John Butler Owed $95k As Peats Ridge Collapse Leaves $1.2M Debt Unpaid

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John Butler Owed $95k As Peats Ridge Collapse Leaves $1.2M Debt Unpaid

The severe problems surrounding the financial collapse of Peats Ridge Festival after 9 years of musical service continue to plague festival organisers, as it is revealed that the company owes creditors nearly $1.2 million in unpaid debts.

Festival director and sole secretary of the Glenworth Valley music festival, Matt Grant, issued a statement on January 18th announcing that the festival was unable to cover its costs and would be winding up, claiming he had been “open and transparent” about the festival’s financial woes as he entered The Festival Company, the organisers behind the New Year’s event, into liquidation.

The Media, Entertainment & Arts Alliance (MEAA) – the union representing artists and performers – then accused Peats Ridge organisers for failing to pay “hundreds of professional musicians, performers and production crew” for their efforts at the three-day event. Calling Mr. Grant’s actions irresponsible as he “intends to wind up the company without paying its debts.”

One artist who is significantly out of pocket is John Butler, with his own Butler Brown Touring Company owed $95,579.50 for the John Butler Trio’s headline performance at the Peats Ridge Sustainable Arts and Music Festival over new Year’s, according to appointed liquidators, as reported in the Sydney Morning Herald.

“JBT is in the process of trying to recoup unpaid monies… for their performance at Peats Ridge.” Philip Stevens, John Butler Trio Manager

“JBT is in the process of trying to recoup unpaid monies along with many other performers and contractors for their performance at Peats Ridge,” states John Butler Trio manager, Philip Stevens, referencing the 200+ acts on the bill who are also seeking reimbursement from the festival. Other acts that remain unpaid include Unknown Mortal Orchestra, The Falls, Cass Eager & The Velvet Rope, Fanny Lumsden & The Thrillseekers, Lolo Lavina, and The Black Seeds – who are owed $11,500 – plus many more owed finances through touring companies and agencies.

The Music also reveals the huge list of creditors that has been released to liquidators Jirsch Sutherland of those affected by the festival’s collapse.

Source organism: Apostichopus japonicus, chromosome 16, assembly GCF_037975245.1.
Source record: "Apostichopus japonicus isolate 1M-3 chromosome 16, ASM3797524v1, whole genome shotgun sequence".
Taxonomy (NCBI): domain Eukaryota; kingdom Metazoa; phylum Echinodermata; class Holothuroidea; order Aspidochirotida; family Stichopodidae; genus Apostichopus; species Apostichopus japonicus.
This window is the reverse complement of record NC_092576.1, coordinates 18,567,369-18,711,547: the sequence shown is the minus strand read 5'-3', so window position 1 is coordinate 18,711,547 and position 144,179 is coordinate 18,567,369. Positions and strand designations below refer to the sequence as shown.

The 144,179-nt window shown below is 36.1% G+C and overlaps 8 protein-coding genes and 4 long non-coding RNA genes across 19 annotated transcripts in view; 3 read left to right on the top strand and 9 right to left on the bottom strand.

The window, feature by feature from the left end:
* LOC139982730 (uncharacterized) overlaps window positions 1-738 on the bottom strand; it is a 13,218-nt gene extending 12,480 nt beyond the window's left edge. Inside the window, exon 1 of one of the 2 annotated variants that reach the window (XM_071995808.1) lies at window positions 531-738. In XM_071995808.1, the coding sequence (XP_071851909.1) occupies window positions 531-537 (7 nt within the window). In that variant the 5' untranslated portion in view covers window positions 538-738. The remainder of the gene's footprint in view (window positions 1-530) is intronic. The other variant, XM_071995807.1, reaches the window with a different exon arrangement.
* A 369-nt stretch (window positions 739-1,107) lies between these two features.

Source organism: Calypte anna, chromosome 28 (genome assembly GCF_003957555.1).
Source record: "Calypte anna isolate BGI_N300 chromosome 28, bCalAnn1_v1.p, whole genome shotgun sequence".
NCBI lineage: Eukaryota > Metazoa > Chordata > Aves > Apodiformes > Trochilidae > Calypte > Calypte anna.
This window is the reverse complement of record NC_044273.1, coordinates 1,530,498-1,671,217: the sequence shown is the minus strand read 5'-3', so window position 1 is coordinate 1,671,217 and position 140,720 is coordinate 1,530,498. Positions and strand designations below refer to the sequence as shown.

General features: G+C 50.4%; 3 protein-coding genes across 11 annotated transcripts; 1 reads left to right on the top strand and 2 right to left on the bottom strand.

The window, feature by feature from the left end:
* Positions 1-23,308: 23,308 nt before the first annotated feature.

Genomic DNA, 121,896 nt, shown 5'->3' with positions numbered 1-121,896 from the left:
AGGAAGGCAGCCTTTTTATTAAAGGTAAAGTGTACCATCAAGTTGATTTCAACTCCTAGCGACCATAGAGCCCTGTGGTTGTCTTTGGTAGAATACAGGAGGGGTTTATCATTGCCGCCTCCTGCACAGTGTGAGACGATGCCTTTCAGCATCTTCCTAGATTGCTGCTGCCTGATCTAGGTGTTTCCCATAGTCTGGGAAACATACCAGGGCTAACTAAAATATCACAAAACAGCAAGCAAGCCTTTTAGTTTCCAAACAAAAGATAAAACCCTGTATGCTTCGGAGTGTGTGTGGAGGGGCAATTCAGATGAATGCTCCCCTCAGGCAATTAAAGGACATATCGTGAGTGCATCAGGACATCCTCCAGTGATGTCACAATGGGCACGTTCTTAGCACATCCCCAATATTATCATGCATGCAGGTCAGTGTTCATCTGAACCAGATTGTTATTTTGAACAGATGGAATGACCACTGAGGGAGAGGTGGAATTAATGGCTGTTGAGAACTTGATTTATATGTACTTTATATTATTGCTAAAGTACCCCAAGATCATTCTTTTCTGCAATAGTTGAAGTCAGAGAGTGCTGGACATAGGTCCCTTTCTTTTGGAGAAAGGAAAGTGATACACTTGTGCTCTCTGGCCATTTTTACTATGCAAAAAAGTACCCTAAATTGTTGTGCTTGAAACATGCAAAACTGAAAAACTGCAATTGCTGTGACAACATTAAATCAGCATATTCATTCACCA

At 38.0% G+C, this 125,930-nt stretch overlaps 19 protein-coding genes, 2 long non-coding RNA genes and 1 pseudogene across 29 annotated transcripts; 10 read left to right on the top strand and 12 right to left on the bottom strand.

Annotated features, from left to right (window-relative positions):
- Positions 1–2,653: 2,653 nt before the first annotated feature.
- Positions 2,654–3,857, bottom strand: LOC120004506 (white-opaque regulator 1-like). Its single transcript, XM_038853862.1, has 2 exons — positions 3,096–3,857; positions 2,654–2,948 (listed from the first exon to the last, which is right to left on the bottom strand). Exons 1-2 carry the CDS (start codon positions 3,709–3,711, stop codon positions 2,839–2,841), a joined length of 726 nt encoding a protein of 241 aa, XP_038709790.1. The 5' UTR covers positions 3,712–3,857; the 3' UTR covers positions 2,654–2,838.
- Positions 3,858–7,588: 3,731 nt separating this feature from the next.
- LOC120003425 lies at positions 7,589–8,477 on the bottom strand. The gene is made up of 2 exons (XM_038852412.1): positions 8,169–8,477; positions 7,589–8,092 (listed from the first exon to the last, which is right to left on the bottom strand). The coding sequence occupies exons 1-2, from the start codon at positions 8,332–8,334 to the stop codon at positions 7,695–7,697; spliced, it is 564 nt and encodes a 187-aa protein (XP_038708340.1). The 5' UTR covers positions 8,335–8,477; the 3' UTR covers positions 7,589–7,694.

The largest of those being Sorted Events, the beverage catering company who provided the bars onsite is owed $283,726, while the festival’s own booker Damien Cunningham of Elastic Entertainment has written an open letter about the $49,477 figure he’s missed out on.

Mr. Cunningham writes on the Elastic Entertainment website, “I am in absolute shock and can imagine you are too.”

“Like all of you I have been a contractor dealing on good faith with Peats Ridge Festival and in that time I have never dealt with the finances or had financial control, other than being given a budget for the program,” writes Mr. Cunningham, recounting how Festival Director Matt Grant called “out of the blue” to inform him of the festival being placed in receivership; mere minutes passing by between his notification and the official statement of its collapse.

“I never had previous knowledge that this would happen and I am angry and devastated that my relationship with artists/managers/agents has been tarnished by this situation,” writes the booker.

“I am angry and devastated that my relationship with artists/managers/agents has been tarnished by this situation.” Damien Cunningham, Elastic Entertainment

Worst of all, the notice issued by liquidators Jirsch Sutherland demonstrates that Peats Ridge only had $140,000 of its own money ponied up on the books, while the firm adds they’ll be seeking $80,000 of that figure for its services in the liquidation, leaving just $60,000 to spread between the vast amounts of money owed to creditors.

Andrew Spring of Jirsch Sutherland filed the report on the list of creditors, which reveals that Matt Grant had been the director of four companies that had been made insolvent since August 2011, while Mr. Spring also said he was investigating if Mr. Grant was running these companies while in insolvency, an offence under companies law, while seeking out what happened to the proceeds of ticket sales from the 2012 festival.

Industry heavyweights are also owed money, Chugg Entertainment is owed $6,985, The Harbour Agency $16,195, Select Music $6,780, Modular Agency $11,000, Foreign Dub $12,100, Niche Productions $10,000,Fuzzy Touring $5,500, and Billions Australia a whopping $45,650.

The Music‘s own publishers are owed $4,315 and  also lists the Australian Tax Office are seeking $21,656, APRA for $14,850, Australian Mobile Staging $15,296, ISEC $15,249, JR Richards & Sons $38,460, Oztix $10,982, Premier Motor Services $20,748, Rock Posters Sydney $6,600, Sydney Posters $16,792, TFH Temporary Fence Hire $20,465, and Splashdown $28,837.


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